We humans have a tendency to always want to be right. It really gets us in trouble in relationships, especially intimate ones. Even more so when we sweat the small stuff. Like the dishwasher.
We recently worked in couples therapy with a couple who had a fight about whether the dishes in the dishwasher were clean or dirty. The wife knew she’d asked her husband while sitting at the dinner table if they were dirty and he said, “Yes.” She proceeded to put the used dinner dishes with what she was soon to find out were clean dishes in the dishwasher. “What are you doing?!” her husband yelled, “Those are clean!” She followed with, “But you just told me they were dirty!” “No, I didn’t!” he answered. “Yes, you did! I asked you specifically so I wouldn’t make a mistake and you said, “Yes.” “You just don’t remember because you weren’t listening to me!”
The wife felt the familiar sting of long-ago hurts when not being listened to. As the youngest child in her family, her voice was often not heard, was overlooked, didn’t matter.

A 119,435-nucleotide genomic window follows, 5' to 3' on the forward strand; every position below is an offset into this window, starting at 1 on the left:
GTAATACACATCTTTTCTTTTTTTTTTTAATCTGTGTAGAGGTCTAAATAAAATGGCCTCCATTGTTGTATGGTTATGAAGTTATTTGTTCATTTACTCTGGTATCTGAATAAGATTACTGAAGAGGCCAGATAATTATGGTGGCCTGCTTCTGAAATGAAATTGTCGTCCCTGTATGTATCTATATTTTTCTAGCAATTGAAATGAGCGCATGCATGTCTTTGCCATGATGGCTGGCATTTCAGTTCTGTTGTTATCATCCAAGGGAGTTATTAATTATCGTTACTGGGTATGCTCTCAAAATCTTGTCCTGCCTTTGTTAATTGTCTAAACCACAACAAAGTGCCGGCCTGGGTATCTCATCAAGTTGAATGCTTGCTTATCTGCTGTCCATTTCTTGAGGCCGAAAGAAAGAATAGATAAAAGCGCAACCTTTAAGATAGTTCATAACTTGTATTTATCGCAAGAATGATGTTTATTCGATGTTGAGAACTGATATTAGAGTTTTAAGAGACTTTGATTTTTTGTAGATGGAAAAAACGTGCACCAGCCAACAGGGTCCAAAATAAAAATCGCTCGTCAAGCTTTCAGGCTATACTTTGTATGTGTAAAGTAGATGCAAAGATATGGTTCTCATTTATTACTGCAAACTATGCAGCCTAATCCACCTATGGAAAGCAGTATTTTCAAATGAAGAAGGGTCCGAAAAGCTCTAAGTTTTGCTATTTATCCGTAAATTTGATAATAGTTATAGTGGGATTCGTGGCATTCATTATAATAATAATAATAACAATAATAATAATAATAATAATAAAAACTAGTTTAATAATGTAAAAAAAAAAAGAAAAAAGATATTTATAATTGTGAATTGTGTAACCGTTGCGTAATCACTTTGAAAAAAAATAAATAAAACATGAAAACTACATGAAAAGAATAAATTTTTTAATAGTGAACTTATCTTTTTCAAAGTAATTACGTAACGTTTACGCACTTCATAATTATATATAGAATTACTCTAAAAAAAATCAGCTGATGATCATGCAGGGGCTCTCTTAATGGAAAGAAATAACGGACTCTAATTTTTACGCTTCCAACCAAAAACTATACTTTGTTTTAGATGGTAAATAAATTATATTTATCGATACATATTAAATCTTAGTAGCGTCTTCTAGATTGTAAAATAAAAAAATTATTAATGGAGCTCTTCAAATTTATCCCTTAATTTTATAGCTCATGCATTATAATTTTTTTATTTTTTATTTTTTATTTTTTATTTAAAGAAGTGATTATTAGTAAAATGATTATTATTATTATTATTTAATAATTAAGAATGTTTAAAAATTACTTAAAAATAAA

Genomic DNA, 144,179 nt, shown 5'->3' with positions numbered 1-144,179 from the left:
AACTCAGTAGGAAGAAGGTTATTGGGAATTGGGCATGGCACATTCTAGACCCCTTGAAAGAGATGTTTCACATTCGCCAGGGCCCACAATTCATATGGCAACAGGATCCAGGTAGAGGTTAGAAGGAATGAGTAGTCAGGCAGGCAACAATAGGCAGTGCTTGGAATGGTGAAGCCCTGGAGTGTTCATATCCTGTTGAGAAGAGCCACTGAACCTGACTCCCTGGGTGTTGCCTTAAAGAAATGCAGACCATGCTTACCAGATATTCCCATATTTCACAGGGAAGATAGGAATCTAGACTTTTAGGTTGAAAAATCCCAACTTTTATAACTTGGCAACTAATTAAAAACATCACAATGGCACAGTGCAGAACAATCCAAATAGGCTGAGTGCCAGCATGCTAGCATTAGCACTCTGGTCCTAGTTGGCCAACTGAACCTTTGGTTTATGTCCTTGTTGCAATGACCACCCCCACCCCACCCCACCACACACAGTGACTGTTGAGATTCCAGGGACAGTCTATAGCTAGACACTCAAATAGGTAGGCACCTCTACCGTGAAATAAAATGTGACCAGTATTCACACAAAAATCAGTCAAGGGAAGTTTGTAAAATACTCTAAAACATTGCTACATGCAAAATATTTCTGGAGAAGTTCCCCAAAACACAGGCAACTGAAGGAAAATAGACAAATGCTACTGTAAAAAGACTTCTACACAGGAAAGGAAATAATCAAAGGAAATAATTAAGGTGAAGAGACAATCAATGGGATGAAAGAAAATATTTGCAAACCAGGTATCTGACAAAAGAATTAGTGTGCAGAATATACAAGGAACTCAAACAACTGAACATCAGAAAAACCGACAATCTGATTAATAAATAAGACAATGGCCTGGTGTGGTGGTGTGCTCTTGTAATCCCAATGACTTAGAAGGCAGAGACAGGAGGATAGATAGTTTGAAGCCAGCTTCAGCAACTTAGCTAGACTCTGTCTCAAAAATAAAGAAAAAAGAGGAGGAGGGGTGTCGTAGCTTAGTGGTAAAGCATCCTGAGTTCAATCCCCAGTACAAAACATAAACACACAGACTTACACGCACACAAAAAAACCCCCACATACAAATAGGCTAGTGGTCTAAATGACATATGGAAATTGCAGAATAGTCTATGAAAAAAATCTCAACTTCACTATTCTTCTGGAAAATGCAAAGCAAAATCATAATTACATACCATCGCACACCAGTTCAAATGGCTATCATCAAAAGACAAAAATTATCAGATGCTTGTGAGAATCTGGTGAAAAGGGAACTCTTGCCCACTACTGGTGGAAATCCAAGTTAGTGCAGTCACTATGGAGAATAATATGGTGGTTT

Memories flooded her. How many times had she told her mother she hated the green velvet dress that had been custom-made for her brother’s Bar Mitzvah. How humiliated she felt having to wear it around all his ‘hot’ friends. She felt ugly, awkward and stupid -- wanted to hide. Had her mother heard her?
Then there was the time she was forced to take acting lessons at the local community theater. She felt so embarrassed having to stand on stage. She couldn’t pretend to be someone else. She didn’t even know who she was.
She also hated when her mother made her go to socials where she was supposed to meet and greet strangers, especially cute boys. Those were the ones she stayed far, far away from. Afraid she would freeze, have nothing to say and stand there like an idiot.
Not being listened to was something that made her feel invisible. Like she didn’t exist. So, she stopped bothering to try to be heard. Pulled inside her shell. Let others do the talking. Listen to them. Later in life, made a living listening to others. Forgot she had her own stories to tell.
Her own needs to express.
She wondered, “How is it that I ended up married to someone who somehow knows just what my most vulnerable raw spots are? And hurts me in exactly that way? Like the one of “not being heard.”
We reminded this couple how we unconsciously choose a partner as a way to heal our early childhood wounds because as adults, over time and with greater awareness, we have more power to change our response to those hurts…